Here’s how aid works:
1) Someone pays for it. We call this person or entity a “donor.”
2) Someone else implements it. We call this person or entity an “aid provider” – usually, but not necessarily and NGO.
3) And someone else receives what the first one pays for and the second one implements. We call this person the “beneficiary”, usually for lack of a better term.
Some of us go on about the different kinds of donors, the extent to which their level of understanding and their motivations matter, what their rights are or should be in the grand scheme of things, or the extent to which they should be allowed to meddle in the workings of aid providers.
Some of us go on stridently about the different kinds of aid providers: Who should or shouldn’t be allowed to be one, what it takes to be a good one, the extent to which aid providers are or aren’t unduly influenced by the motivations of their donors, or the extent to which they should be required to share certain kinds of information.
Some of us go on passionately about the beneficiaries. What their rights are, what they can reasonably expect from donors and aid providers, what their capacities are, and the extent to which they have a role to play in the overall picture of aid.
These are vigorous, often vehement debates. And rightly so, as they all touch on important issues.
But just so that we’re all clear, none – not one – of these debates challenges the basic aid formula. None of these debates address in any substantial way the global reality of aid: that it is a giant ménage à trois between donors, aid providers and beneficiaries, each of whom approaches relationship with diverse needs and expectations, and where the aid providers’ role is primarily brokering the relationship between donors and beneficiaries.
And so you’ll forgive me, gentle reader, when I come off as more than just a tiny bit jaded with the rhetoric coming out of, say, the Cannes G20 summit. Or statements from the Bill & Melinda Gates Foundation about their “innovative financing.” Or when I juxtapose what comes up when I click “draft agenda” for this year’s HLF-4 in Busan against the stated purpose of the forum “…review global progress in improving the impact and value for money of development aid and make new commitments to further ensure that aid helps reduce poverty…”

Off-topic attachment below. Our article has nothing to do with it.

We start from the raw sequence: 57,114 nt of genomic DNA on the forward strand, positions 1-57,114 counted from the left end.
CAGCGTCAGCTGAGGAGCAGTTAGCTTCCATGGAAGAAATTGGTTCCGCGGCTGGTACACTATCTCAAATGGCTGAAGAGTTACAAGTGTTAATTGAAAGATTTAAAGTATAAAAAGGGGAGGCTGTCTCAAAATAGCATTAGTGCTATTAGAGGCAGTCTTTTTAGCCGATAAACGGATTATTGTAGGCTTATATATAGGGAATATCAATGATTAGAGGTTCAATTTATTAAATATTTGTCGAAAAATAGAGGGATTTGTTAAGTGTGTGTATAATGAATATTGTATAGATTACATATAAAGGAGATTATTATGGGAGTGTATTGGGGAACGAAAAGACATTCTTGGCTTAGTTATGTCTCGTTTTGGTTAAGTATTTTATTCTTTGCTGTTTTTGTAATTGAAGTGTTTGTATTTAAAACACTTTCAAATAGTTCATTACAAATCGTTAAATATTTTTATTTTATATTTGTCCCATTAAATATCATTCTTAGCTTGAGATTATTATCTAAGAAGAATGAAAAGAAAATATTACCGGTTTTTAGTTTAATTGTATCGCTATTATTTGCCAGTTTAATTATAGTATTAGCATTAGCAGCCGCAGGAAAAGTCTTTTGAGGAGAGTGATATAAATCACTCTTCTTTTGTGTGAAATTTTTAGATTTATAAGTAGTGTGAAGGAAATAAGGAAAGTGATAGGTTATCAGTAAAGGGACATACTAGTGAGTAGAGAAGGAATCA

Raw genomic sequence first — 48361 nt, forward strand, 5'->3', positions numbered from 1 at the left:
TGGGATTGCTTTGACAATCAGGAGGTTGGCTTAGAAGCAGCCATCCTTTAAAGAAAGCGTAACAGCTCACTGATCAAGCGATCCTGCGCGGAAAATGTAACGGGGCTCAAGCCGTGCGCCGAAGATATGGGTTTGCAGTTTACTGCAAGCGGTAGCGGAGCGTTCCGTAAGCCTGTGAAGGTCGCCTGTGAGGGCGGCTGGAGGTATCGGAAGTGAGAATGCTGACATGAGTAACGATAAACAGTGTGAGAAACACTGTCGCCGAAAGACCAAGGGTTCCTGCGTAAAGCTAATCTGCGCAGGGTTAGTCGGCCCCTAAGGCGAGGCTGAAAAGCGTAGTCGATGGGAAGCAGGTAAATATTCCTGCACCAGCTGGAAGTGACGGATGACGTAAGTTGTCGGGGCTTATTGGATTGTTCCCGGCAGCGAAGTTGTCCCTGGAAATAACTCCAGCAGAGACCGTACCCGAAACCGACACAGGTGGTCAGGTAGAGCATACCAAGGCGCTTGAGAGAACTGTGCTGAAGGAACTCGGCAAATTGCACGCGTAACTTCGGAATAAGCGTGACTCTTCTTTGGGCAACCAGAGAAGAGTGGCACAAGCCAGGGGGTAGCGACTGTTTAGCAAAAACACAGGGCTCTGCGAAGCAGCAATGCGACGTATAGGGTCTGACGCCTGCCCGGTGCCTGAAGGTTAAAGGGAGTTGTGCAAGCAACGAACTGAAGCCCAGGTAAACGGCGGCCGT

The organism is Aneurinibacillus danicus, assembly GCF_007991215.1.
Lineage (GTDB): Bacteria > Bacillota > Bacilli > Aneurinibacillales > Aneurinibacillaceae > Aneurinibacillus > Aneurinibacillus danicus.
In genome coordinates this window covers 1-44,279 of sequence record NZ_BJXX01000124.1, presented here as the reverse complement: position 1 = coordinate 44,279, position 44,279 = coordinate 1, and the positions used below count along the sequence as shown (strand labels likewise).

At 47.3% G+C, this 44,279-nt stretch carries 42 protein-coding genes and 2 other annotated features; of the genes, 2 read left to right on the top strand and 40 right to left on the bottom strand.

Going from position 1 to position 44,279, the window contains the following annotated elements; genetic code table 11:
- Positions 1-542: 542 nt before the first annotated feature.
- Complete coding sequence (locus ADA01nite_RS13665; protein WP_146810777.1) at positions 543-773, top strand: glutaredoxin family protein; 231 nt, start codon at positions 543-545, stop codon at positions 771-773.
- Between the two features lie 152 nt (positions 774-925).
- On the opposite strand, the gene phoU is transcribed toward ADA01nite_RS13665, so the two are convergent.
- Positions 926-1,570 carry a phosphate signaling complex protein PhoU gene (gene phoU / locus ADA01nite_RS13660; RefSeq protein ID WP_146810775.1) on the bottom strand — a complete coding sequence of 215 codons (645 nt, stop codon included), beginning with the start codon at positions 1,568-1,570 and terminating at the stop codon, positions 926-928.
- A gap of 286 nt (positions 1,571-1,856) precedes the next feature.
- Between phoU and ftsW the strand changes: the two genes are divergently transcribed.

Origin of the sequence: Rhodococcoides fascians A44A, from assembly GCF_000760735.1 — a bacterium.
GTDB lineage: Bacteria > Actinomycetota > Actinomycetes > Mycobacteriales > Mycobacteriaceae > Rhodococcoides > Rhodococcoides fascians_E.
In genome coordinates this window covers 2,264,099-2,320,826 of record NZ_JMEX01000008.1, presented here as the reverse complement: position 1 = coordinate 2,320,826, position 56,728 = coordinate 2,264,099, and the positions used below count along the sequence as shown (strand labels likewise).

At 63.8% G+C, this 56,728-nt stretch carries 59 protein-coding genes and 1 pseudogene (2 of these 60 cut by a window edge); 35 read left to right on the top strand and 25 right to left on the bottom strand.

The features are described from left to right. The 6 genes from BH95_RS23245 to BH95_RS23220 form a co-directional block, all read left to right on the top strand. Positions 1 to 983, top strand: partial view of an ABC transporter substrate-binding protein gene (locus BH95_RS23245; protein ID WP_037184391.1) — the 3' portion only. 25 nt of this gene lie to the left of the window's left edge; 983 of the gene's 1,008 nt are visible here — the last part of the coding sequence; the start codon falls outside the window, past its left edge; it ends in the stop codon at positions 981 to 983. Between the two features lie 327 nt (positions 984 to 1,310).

I get jaded because none of these forums or discussions addresses the basic nature of the aid formula. The ménage à trois. What the Gates Foundation calls “innovative financing”, isn’t. It’s simply the latest attempt to modify the parameters of how traditional donors work and maybe change up the kinds of strings attached to donor funding. It’s also the basis for a lot of HRI-style workshops and meetings and junkets. If you want truly innovative financing for foreign aid, find a way to pay for it that doesn’t involve donors. Simple as that.
Or bringing together 2,000 representatives from around the world to review the Paris and Accra declarations for the purpose of making development aid more effective. Am I the only one who reads “High Level Forum on Aid Effectiveness” as an oxymoron on multiple levels? For one, 2,000… coming together… to make progress on aid effectiveness… wait.. what? For another, the key to aid effectiveness is not something about the legal frameworks of a bunch of developed countries. This is focus on but one of the members of the torrid little aid ménage à trois. You want aid effectiveness on some kind of global scale, you have to deal with all three.
If you want to truly change the way aid works, you need to find a way to change the ménage à trois formula. PPP and CSR are just new kinds of donors. Mixing bilateral aid with traditional development aid, government to government capacity-building, and all of that simply adds complexity around who is a donor, who is a provider, and who is a beneficiary at the ground level. Technological and programmatic innovations (awesome as they might be) simply re-tool the ways in which aid providers continue business as usual. Humanitarian accountability and basic good process are “musts” (and I sincerely believe that they make aid better). But let’s not delude ourselves into believing that they confer any real change in status to the benefiaries of aid.
You want to be “game changing”? Find a way to change up the ménage à trois. Otherwise, you’re simply using new words to describe the same ol’.